Abigail Adams, the wife of the second President of the United States of America, was born on November 11, 1744 in the North Parish Congregational Church in Weymouth, Massachusetts. She was the second First Lady of United States and first Second Lady of United Sates. She was homeschooled.
She is widely known for significant letters, which contains several intellectual discussions on politics and government, written to her husband who many a times listened to her advices. She shared very frank relationship with her husband. They were mentors, counselors and advisors of each other.
Her letters are also rich sources of political commentary and provide important information of Revolutionary War. Her famous lines were “…remember the ladies, and be more generous and favorable to them than your ancestors. Do not put such unlimited power into the hands of the Husbands. Remember all Men would be tyrants if they could. If particular care and attention is not paid to the Ladies we are determined to foment a Rebellion, and will not hold ourselves bound by any Laws in which we have no voice, or Representation” that she wrote to John Adams and the Continental Congress in a letter in 1776. From 1783 to 1788, she assisted her husband on diplomatic mission to England and France.
She campaigned for more opportunities of women, broadening the education opportunity for women and women’s property right after marriage. She always believed women have more responsibility besides being a wife. She was against slavery and the incident that happened in Philadelphia 1791 supports it. A black youth came to her in hope to be taught writing by her and she generously enrolled him in a local evening school.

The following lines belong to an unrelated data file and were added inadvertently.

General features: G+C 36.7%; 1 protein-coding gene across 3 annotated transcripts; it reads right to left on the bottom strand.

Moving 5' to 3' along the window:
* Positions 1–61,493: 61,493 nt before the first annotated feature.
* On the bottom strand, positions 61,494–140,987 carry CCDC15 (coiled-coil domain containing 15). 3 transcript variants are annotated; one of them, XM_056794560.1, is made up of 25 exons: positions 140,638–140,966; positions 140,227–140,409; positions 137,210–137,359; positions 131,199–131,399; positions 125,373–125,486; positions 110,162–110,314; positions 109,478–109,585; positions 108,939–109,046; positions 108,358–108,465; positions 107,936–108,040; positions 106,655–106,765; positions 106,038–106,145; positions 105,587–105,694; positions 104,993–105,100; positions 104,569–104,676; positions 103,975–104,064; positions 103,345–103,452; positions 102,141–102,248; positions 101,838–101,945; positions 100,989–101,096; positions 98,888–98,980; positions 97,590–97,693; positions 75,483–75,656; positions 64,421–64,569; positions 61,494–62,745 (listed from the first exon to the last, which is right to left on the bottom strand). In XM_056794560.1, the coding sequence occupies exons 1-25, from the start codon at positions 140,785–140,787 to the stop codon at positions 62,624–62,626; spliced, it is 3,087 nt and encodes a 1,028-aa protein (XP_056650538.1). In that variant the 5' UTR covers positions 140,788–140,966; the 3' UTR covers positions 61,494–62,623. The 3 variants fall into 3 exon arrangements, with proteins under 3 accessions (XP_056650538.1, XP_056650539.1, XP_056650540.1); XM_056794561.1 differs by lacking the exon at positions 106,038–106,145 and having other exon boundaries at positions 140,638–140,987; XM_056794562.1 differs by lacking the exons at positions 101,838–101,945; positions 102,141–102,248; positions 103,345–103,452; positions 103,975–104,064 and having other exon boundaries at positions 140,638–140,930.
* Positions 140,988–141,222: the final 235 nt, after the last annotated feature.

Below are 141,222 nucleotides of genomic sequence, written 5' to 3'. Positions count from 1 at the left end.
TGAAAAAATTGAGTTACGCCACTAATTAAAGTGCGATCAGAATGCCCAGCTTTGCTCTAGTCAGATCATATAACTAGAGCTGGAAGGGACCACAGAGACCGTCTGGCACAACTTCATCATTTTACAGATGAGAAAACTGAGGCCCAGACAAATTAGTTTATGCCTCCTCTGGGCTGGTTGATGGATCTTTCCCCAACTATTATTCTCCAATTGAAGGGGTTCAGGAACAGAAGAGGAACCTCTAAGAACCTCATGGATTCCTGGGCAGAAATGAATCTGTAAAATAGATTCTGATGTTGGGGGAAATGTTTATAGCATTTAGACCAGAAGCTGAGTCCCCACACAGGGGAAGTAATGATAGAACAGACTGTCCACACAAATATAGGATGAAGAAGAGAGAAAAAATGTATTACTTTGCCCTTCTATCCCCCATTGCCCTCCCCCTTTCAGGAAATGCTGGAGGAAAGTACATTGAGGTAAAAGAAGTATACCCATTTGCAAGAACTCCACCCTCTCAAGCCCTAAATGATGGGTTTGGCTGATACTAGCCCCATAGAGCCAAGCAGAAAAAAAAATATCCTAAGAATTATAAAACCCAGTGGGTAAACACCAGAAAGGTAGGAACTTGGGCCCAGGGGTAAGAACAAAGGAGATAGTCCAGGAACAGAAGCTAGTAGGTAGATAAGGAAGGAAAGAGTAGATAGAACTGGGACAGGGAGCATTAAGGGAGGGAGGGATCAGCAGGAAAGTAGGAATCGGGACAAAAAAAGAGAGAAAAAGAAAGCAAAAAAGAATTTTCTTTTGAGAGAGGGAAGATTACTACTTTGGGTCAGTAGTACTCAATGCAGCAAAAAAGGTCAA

Her religious belief was also moderate which is clear from her letter to her daughter-in-law Louisa Adams in 1818 “When will Mankind be convinced that true Religion is from the Heart, between Man and his creator, and not the imposition of Man or creeds and tests?”
She died in October 28, 1818 after suffering from typhoid fever for several weeks. ‘She is the woman of passion and principals’ Laura Linney, a prominent American actress of films, theatre and Television.
“Wisdom and penetration are the fruit of experience, not the lessons of retirement and leisure. Great necessities call out great virtues.”
“I begin to think, that calm is not desirable in any situation in life … Man was made for action and for bustle too, I believe.”
I am more and more convinced that man is a dangerous creature and that power, whether vested in many or a few, is ever grasping, and like the grave, cries, ‘Give, give.’
Do not put such unlimited power into the hands of husbands. Remember all men would be tyrants if they could.
Learning is not attained by chance; it must be sought for with ardor and diligence.
“We have too many high-sounding words, and too few actions that correspond with them.”
“I’ve always felt that a person’s intelligence is directly reflected by the number of conflicting points of view he can entertain simultaneously on the same topic.”
“If we mean to have heroes, statesmen and philosophers, we should have learned women.”